Startup culture is here to stay. Entrepreneurs and innovators have remade the business world in their own image over the past few decades as technological change rapidly advanced and “traditional” businesses struggled to keep up. Even once they’ve made it big, the companies these visionary CEOs started continue to live by the scrappy startup ethos that is baked into their DNA.
What separates startup culture from the traditional business practices it is challenging? What lessons can those of us in more traditional working environments learn from the success of startup culture? I’ll be looking at those questions and more as we explore lessons from startup culture.
Powerful Product Development
In my experience coaching and working with a multitude of early-stage startups, I’ve seen great ideas fade away and uncertain ones rise to the top. While a number of factors can impact the success or failure of a young company, at the core is the quality of the product or service that is being created.
Whether you’re a startup company founded to deliver on a big idea for a product or service or an established company looking for your next big thing, product development is the foundation of a successful business. One of the major lessons I’ve learned from watching startups struggle or thrive is this: create a solution, not a product.
Instead of simply building an exciting product, companies should emphasize solving a consumer problem in order to develop a solution that real people actually want. As Viget reminds us, no less than “billionaire businessman Richard Branson said, ‘To launch a business means successfully solving problems.’” Too often, I’ve seen teams of all sizes labor over a product, adding features and functionalities, only to learn that there was no market need for it. It didn’t solve anyone’s problems.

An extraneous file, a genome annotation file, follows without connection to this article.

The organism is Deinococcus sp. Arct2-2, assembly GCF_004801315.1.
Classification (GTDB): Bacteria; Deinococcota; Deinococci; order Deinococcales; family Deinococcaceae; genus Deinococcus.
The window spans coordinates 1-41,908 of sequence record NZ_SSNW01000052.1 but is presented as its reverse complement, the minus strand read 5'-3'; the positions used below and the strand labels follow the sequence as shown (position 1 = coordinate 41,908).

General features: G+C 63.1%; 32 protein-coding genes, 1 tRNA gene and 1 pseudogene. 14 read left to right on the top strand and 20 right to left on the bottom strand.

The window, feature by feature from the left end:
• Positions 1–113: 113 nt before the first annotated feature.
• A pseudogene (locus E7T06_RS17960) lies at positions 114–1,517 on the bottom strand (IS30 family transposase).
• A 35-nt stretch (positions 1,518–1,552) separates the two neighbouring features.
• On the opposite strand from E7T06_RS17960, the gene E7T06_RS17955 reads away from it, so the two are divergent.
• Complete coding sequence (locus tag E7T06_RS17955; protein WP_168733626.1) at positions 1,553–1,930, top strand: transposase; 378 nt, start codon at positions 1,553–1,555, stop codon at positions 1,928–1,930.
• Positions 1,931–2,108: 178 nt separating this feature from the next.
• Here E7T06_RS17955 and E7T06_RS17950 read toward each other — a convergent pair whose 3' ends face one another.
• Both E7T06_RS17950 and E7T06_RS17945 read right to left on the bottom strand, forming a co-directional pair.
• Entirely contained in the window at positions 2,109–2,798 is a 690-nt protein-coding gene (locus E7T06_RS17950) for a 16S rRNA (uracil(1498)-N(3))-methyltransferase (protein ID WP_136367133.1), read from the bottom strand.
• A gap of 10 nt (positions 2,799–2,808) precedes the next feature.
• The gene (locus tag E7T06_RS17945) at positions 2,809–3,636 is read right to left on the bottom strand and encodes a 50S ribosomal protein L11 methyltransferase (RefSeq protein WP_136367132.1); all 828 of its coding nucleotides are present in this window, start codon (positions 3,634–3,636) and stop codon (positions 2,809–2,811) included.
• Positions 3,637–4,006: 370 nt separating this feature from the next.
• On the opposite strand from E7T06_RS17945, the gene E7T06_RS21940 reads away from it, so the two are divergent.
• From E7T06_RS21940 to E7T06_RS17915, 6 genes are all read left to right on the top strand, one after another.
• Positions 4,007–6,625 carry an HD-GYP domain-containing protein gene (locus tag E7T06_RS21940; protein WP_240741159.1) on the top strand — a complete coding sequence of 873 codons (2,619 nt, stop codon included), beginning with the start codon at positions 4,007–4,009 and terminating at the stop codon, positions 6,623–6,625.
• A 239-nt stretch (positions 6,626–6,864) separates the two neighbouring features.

Successfully Solving Problems
Kenneth Trueman writes on Hacker Noon that “Whereas a product has the potential of doing something, a solution is the application of a product to solve a specific industry need or business problem. Note the word specific.” And indeed, specificity is the point.
One of the most inspiring examples of a solution-focused startup is The Ocean Cleanup, founded in 2015 by a Dutch entrepreneur to solve a very specific problem: the accumulation of plastic waste in the ocean. Even before their solution had been proven, The Ocean Cleanup acquired investment based on the urgency of the problem they set out to address. Their product, which involves a floating barrier and a 3-meter deep “skirt” below it, uses the natural forces of the ocean to propel itself through areas in which there is a high concentration of plastic. By singling out a specific problem and developing a tailored solution, the company has achieved great success and is currently in the process of eliminating 50% of the Great Pacific Garbage Patch over the next five years.
In many applications, the creation of a Minimum Viable Product accelerates the product development process through early testing of consumer response to a specific solution to a specific problem.
Marketing Your Solution
Not only does a solution-oriented product fit easily into a market that needs it, but marketing efforts are simplified by the fact that the selling point is clear: if you suffer from this problem, our product will fix it. Sometimes this involves educating consumers about a problem they weren’t previously aware of, but the solution remains the same.
As Sona Jepsen writes for Entrepreneur, “Selling a solution requires that companies fundamentally change how they do business: Instead of pushing products, they must create genuine connections with other people.” While this shift is a fundamental change, it’s not difficult to accomplish. By simply making yourself aware of the specific problems facing your target market, you can both create compelling solutions and market them effectively.
The solution-oriented approach to product development is just one way in which large and small companies can adopt startup principles to increase their chances of success. Stay tuned for future installments examining other lessons from startup culture.